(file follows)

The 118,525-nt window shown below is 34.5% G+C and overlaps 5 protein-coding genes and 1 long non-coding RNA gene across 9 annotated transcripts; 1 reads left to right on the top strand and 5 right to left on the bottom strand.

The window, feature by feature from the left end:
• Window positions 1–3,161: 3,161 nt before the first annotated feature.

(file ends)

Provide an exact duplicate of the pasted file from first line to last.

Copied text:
The 118,525-nt window shown below is 34.5% G+C and overlaps 5 protein-coding genes and 1 long non-coding RNA gene across 9 annotated transcripts; 1 reads left to right on the top strand and 5 right to left on the bottom strand.

The window, feature by feature from the left end:
• Window positions 1–3,161: 3,161 nt before the first annotated feature.